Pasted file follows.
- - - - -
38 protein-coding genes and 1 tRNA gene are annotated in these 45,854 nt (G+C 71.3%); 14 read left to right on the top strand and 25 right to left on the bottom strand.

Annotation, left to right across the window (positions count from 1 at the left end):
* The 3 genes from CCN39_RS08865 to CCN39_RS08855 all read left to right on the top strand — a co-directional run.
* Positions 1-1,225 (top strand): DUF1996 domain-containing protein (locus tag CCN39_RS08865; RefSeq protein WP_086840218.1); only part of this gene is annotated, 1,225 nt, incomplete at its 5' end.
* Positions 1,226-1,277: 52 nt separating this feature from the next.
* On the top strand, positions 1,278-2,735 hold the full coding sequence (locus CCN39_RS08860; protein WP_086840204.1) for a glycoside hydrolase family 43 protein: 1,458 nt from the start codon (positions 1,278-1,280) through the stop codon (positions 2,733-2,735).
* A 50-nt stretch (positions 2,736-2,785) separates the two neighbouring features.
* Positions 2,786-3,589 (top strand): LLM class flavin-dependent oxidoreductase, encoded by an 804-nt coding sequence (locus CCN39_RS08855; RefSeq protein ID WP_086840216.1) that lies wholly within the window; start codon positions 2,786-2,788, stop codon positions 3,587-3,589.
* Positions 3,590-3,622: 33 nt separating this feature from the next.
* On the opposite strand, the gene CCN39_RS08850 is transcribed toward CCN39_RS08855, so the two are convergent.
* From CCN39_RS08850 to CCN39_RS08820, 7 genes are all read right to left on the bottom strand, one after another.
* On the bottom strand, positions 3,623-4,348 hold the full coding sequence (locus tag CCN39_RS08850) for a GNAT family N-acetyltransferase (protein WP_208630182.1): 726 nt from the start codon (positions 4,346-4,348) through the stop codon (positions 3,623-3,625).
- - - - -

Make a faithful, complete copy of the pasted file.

38 protein-coding genes and 1 tRNA gene are annotated in these 45,854 nt (G+C 71.3%); 14 read left to right on the top strand and 25 right to left on the bottom strand.

Annotation, left to right across the window (positions count from 1 at the left end):
* The 3 genes from CCN39_RS08865 to CCN39_RS08855 all read left to right on the top strand — a co-directional run.
* Positions 1-1,225 (top strand): DUF1996 domain-containing protein (locus tag CCN39_RS08865; RefSeq protein WP_086840218.1); only part of this gene is annotated, 1,225 nt, incomplete at its 5' end.
* Positions 1,226-1,277: 52 nt separating this feature from the next.
* On the top strand, positions 1,278-2,735 hold the full coding sequence (locus CCN39_RS08860; protein WP_086840204.1) for a glycoside hydrolase family 43 protein: 1,458 nt from the start codon (positions 1,278-1,280) through the stop codon (positions 2,733-2,735).
* A 50-nt stretch (positions 2,736-2,785) separates the two neighbouring features.
* Positions 2,786-3,589 (top strand): LLM class flavin-dependent oxidoreductase, encoded by an 804-nt coding sequence (locus CCN39_RS08855; RefSeq protein ID WP_086840216.1) that lies wholly within the window; start codon positions 2,786-2,788, stop codon positions 3,587-3,589.
* Positions 3,590-3,622: 33 nt separating this feature from the next.
* On the opposite strand, the gene CCN39_RS08850 is transcribed toward CCN39_RS08855, so the two are convergent.
* From CCN39_RS08850 to CCN39_RS08820, 7 genes are all read right to left on the bottom strand, one after another.
* On the bottom strand, positions 3,623-4,348 hold the full coding sequence (locus tag CCN39_RS08850) for a GNAT family N-acetyltransferase (protein WP_208630182.1): 726 nt from the start codon (positions 4,346-4,348) through the stop codon (positions 3,623-3,625).